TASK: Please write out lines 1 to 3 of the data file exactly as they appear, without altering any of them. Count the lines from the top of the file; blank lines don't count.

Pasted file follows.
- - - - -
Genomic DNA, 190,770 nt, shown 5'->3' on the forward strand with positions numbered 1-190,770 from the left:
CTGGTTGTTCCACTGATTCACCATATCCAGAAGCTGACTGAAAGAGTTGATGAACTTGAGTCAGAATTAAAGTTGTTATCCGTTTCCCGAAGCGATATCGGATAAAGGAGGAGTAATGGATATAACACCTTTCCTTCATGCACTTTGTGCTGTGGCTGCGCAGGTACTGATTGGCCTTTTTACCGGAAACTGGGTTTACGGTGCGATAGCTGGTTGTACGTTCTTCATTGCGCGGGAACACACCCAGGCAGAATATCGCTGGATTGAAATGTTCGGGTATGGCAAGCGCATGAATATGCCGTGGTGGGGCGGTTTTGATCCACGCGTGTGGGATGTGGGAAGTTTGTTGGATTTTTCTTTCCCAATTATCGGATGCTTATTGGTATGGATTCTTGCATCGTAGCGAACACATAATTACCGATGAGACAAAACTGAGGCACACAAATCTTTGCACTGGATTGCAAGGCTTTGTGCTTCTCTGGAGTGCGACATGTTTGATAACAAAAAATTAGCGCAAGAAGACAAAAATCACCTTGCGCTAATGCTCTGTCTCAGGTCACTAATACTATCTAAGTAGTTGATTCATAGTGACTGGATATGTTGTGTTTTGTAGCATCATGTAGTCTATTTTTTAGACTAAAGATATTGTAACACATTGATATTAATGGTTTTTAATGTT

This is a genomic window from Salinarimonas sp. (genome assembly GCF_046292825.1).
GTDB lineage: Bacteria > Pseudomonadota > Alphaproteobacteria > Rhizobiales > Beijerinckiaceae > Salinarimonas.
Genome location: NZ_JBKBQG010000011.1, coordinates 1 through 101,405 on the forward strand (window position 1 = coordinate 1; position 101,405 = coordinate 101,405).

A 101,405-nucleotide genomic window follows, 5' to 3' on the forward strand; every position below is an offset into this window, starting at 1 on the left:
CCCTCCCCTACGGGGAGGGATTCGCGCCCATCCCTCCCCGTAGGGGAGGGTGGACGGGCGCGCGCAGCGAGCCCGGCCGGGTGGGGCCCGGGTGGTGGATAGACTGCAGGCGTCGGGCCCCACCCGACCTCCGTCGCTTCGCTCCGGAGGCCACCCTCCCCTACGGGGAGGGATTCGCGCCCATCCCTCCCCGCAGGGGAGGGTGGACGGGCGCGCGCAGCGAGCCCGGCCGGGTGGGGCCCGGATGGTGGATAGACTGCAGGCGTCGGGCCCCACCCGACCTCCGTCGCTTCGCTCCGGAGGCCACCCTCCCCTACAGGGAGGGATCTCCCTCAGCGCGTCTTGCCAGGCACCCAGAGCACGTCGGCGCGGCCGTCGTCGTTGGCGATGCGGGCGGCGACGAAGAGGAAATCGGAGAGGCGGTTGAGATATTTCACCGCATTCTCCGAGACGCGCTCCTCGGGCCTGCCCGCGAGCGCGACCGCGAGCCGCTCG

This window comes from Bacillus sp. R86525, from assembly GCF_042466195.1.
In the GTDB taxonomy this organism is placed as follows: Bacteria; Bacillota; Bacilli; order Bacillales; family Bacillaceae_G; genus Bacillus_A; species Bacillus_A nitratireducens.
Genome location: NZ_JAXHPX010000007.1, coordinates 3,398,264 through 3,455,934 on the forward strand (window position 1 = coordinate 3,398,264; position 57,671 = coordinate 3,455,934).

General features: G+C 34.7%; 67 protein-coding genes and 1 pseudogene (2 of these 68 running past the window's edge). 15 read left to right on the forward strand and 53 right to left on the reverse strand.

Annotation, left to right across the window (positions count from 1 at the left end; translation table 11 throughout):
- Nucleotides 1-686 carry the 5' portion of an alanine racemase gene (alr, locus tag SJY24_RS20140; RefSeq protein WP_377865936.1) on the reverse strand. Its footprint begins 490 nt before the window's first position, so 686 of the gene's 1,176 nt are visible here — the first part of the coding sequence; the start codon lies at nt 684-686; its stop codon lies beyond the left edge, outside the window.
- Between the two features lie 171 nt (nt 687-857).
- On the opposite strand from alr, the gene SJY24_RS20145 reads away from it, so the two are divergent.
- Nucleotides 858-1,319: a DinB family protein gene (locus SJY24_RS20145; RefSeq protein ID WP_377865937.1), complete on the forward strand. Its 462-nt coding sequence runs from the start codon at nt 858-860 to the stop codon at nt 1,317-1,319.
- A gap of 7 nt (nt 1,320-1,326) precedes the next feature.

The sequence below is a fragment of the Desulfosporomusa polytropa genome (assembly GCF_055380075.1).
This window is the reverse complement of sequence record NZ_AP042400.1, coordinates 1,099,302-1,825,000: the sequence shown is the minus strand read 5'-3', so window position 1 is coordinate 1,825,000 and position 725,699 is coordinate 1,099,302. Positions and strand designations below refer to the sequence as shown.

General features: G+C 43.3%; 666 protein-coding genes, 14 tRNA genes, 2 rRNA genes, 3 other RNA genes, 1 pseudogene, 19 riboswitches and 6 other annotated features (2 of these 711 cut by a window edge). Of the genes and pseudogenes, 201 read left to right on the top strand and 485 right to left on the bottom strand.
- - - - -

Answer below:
Genomic DNA, 190,770 nt, shown 5'->3' on the forward strand with positions numbered 1-190,770 from the left:
CTGGTTGTTCCACTGATTCACCATATCCAGAAGCTGACTGAAAGAGTTGATGAACTTGAGTCAGAATTAAAGTTGTTATCCGTTTCCCGAAGCGATATCGGATAAAGGAGGAGTAATGGATATAACACCTTTCCTTCATGCACTTTGTGCTGTGGCTGCGCAGGTACTGATTGGCCTTTTTACCGGAAACTGGGTTTACGGTGCGATAGCTGGTTGTACGTTCTTCATTGCGCGGGAACACACCCAGGCAGAATATCGCTGGATTGAAATGTTCGGGTATGGCAAGCGCATGAATATGCCGTGGTGGGGCGGTTTTGATCCACGCGTGTGGGATGTGGGAAGTTTGTTGGATTTTTCTTTCCCAATTATCGGATGCTTATTGGTATGGATTCTTGCATCGTAGCGAACACATAATTACCGATGAGACAAAACTGAGGCACACAAATCTTTGCACTGGATTGCAAGGCTTTGTGCTTCTCTGGAGTGCGACATGTTTGATAACAAAAAATTAGCGCAAGAAGACAAAAATCACCTTGCGCTAATGCTCTGTCTCAGGTCACTAATACTATCTAAGTAGTTGATTCATAGTGACTGGATATGTTGTGTTTTGTAGCATCATGTAGTCTATTTTTTAGACTAAAGATATTGTAACACATTGATATTAATGGTTTTTAATGTT

This is a genomic window from Salinarimonas sp. (genome assembly GCF_046292825.1).